So that if you look at 2 or 3 or 4 objects, you are aware of the quantity, before you associate it with the word or symbol of 2,3,or 4.

But when spatial thinking doesn't form instantly these groups of 2,3 or 4 ?

Their is no immediate sense of 3 as a group.

So that when you said that he 'cannot do 3+1'?

When you look at 3 objects plus 1 more object, in front of you?

You might consider what you actually 'do', to count them?

Rather the 'doing' would involve recognizing the size of the group.

So that this spatial concieving of different sized groups, precedes learning the names and symbols of numbers, to represent them.

This quantity is 3.

As opposed to, 3 is this quantity?

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No, that's not what I mean. If he sees the objects in front of him, he will recognize them immediately. I mean when he needs to answer 3 + 1 = __ as it is written out in symbols, he doesn't have immediate fact recall, and he has to use a number line to remember that the symbol we write and the word we say for that quantity is 4. The concept is there in his head - he just has difficulty getting it out. That language recall overloads him, particularly in multi-step math problems with lots of smaller calculations. This is because of his dyslexia, partly because of slow processing speed, partly because of word retrieval issues, and partly because of a relative deficit in working memory. :)

Edited by FairProspects

nt

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No, that's not what I mean. If he sees the objects in front of him, he will recognize them immediately. I mean when he needs to answer 3 + 1 = __ as it is written out in symbols, he doesn't have immediate fact recall, and he has to use a number line to remember that the symbol we write and the word we say for that quantity is 4. The concept is there in his head - he just has difficulty getting it out. That language recall overloads him, particularly in multi-step math problems with lots of smaller calculations. This is because of his dyslexia, partly because of slow processing speed, partly because of word retrieval issues, and partly because of a relative deficit in working memory. :)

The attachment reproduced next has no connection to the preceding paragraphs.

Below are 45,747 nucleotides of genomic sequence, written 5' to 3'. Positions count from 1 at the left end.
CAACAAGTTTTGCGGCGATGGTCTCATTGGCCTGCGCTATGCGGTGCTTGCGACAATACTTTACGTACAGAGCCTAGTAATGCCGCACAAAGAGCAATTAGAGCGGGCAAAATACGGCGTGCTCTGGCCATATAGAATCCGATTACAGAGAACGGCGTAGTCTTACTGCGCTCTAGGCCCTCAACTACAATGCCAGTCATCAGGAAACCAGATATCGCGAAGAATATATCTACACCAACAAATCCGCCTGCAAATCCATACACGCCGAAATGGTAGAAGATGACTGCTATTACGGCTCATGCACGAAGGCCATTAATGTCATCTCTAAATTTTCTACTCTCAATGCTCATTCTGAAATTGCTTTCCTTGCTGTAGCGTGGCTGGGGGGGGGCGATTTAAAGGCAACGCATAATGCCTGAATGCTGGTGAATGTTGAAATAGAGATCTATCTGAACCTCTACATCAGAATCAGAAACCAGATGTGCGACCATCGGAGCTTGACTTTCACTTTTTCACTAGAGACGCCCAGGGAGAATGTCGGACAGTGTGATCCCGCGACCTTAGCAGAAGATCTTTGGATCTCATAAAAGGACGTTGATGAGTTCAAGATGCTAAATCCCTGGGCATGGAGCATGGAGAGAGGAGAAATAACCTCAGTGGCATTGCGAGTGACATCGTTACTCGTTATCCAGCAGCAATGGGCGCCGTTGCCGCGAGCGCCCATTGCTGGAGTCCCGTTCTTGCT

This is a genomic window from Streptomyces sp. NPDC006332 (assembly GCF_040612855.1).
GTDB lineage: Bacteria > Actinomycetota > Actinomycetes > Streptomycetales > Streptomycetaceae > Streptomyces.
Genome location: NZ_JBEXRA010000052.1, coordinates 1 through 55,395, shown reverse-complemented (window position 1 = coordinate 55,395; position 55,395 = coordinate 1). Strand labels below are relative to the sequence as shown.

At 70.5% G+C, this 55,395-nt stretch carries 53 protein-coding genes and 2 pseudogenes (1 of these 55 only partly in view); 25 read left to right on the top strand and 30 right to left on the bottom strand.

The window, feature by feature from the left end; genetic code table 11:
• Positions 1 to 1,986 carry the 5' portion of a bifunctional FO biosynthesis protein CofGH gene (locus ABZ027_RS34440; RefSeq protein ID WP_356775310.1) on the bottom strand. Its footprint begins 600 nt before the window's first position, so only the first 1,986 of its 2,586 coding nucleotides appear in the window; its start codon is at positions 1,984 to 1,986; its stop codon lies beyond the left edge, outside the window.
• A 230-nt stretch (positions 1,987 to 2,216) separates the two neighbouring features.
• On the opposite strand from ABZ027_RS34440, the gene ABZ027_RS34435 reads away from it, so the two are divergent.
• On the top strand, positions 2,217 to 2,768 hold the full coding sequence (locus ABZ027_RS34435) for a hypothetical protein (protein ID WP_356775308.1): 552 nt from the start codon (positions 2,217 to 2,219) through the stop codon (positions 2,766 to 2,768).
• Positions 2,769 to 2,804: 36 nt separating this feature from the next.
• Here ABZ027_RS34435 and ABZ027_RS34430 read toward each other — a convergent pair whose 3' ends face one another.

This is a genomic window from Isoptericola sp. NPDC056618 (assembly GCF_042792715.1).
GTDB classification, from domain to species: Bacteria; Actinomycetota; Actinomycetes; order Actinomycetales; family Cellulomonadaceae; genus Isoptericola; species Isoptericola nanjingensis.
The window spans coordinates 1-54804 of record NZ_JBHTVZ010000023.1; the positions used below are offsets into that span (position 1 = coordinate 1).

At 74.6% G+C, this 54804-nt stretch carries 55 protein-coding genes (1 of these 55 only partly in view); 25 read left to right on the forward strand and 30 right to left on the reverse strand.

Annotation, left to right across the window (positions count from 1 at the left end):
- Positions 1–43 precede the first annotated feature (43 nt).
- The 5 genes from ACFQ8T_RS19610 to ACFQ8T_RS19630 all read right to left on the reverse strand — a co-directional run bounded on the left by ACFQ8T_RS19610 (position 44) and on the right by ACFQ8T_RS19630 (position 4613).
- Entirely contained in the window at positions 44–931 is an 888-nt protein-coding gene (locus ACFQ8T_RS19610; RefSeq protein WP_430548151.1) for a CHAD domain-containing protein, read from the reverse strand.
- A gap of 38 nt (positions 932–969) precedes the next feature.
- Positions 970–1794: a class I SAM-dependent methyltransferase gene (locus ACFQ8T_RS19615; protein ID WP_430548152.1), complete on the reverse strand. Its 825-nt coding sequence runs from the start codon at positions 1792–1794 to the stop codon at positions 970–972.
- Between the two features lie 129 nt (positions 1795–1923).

How does he do with multiple choice math questions? I'm curious to know whether that would help with the basic math practice. A choice between three possible answers...

Edited by Heathermomster
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How does he do with multiple choice math questions? I'm curious to know whether that would help with the basic math practice. A choice between three possible answers...

Interesting you should ask, because I just discovered from letting him play with a computer math program that he rocks multiple choice. I couldn't believe how far up in the math he could go when he had possible answers. I'm not sure if that seems fair though, since it doesn't seem to be the equivalent of producing the answer yourself? :confused:

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Interesting you should ask, because I just discovered from letting him play with a computer math program that he rocks multiple choice. I couldn't believe how far up in the math he could go when he had possible answers. I'm not sure if that seems fair though, since it doesn't seem to be the equivalent of producing the answer yourself? :confused:

I think it's fair. I see it as a way to get around the dysgraphia. I'm trying to sort out in my head, a way to use multiple choice in a teachable (not testable) way. I don't know if I'm making sense.

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Choosing among multiple-choice answers was one of the very first accommodations that our SLP asked that I provide for my ds because of his word retrieval difficulties. It was such a relief to me to have that information, to know that my ds understood the information that he was encountering and could remember it. It really helped me see that his issue was primarily one of retrieval and not some other learning issue.